Title

Engineering a Waterproof Adhesive Bandage Wrapper

Author(s)

Anna Jackson, CATS

School Name

Center for Advanced Technical Studies

Grade Level

12th Grade

Presentation Topic

Engineering

Presentation Type

Non-Mentored

Abstract

Currently, adhesive bandages are wrapped in a thin paper wrapper; this leaves the bandage susceptible to contamination when in contact with water. Adhesive bandages can become exposed to liquids in flooding, at doctor’s offices, at the pool, etc. They are frequently used in first aid kits and the treating of wounds by first aid responders. Exposure to bacteria, that can lead to cancer and diseases is a common fear in contaminated waters—that can also contaminate medical supplies. By creating a waterproof package for individual bandages, waste, cost and the fear of contamination will be reduced. The packaging will also make the bandage easier to open, use and apply. Once engineered, the bandage will be submerged in water, dyed red with food coloring, for varying amounts of time. The dye will stain the bandage in any areas that it comes in contact with it. Another analysis method will be to place the bandage in water filled with bacteria. The bandage will then be swabbed and a plate will be streaked to see if anything grows. If the innovation places both of these tests, resisting water and contamination, it is successful. The tests will be repeated multiple times and the packaging will be adjusted as needed.

Location

Lassiter 118

Start Date

4-14-2018 11:30 AM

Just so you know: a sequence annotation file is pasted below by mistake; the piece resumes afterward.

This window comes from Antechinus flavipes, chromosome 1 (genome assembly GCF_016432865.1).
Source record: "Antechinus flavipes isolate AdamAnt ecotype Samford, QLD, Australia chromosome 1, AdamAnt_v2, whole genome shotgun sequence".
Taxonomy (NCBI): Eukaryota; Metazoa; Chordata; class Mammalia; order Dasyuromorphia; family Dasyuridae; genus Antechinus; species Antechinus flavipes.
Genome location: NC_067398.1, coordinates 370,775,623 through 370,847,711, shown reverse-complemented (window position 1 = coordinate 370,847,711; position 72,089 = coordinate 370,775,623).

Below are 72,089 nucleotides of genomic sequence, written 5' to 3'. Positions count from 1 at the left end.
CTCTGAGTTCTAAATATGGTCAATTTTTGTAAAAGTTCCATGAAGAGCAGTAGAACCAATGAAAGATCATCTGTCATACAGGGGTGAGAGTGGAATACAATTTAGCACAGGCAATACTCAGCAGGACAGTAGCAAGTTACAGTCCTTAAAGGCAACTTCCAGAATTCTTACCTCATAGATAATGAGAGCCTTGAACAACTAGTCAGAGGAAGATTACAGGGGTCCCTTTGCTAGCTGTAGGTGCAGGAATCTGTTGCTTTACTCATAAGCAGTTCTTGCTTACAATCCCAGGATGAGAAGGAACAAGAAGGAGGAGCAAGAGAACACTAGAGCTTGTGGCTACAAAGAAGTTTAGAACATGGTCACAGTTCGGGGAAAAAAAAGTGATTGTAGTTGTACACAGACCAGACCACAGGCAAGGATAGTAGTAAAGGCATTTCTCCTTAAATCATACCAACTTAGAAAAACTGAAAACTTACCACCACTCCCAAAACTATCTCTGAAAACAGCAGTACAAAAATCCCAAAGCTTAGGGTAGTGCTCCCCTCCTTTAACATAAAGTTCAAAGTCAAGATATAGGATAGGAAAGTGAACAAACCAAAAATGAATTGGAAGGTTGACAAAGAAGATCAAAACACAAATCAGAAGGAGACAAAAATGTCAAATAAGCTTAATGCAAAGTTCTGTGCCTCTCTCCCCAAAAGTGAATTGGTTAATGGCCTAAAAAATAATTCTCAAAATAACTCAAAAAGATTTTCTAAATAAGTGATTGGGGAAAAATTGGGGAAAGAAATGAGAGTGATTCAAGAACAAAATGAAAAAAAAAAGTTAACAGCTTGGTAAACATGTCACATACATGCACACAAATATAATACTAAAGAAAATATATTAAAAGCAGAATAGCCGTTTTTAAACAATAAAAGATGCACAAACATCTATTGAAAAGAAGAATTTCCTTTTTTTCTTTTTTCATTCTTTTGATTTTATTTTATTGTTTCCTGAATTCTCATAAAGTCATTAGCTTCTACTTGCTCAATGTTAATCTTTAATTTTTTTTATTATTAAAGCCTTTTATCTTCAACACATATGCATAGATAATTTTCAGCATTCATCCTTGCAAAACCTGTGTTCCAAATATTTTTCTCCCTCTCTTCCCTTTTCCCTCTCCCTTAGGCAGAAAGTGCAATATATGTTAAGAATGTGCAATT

Presentation Format

Oral and Written

COinS
 
Apr 14th, 11:30 AM

Engineering a Waterproof Adhesive Bandage Wrapper

Lassiter 118

Currently, adhesive bandages are wrapped in a thin paper wrapper; this leaves the bandage susceptible to contamination when in contact with water. Adhesive bandages can become exposed to liquids in flooding, at doctor’s offices, at the pool, etc. They are frequently used in first aid kits and the treating of wounds by first aid responders. Exposure to bacteria, that can lead to cancer and diseases is a common fear in contaminated waters—that can also contaminate medical supplies. By creating a waterproof package for individual bandages, waste, cost and the fear of contamination will be reduced. The packaging will also make the bandage easier to open, use and apply. Once engineered, the bandage will be submerged in water, dyed red with food coloring, for varying amounts of time. The dye will stain the bandage in any areas that it comes in contact with it. Another analysis method will be to place the bandage in water filled with bacteria. The bandage will then be swabbed and a plate will be streaked to see if anything grows. If the innovation places both of these tests, resisting water and contamination, it is successful. The tests will be repeated multiple times and the packaging will be adjusted as needed.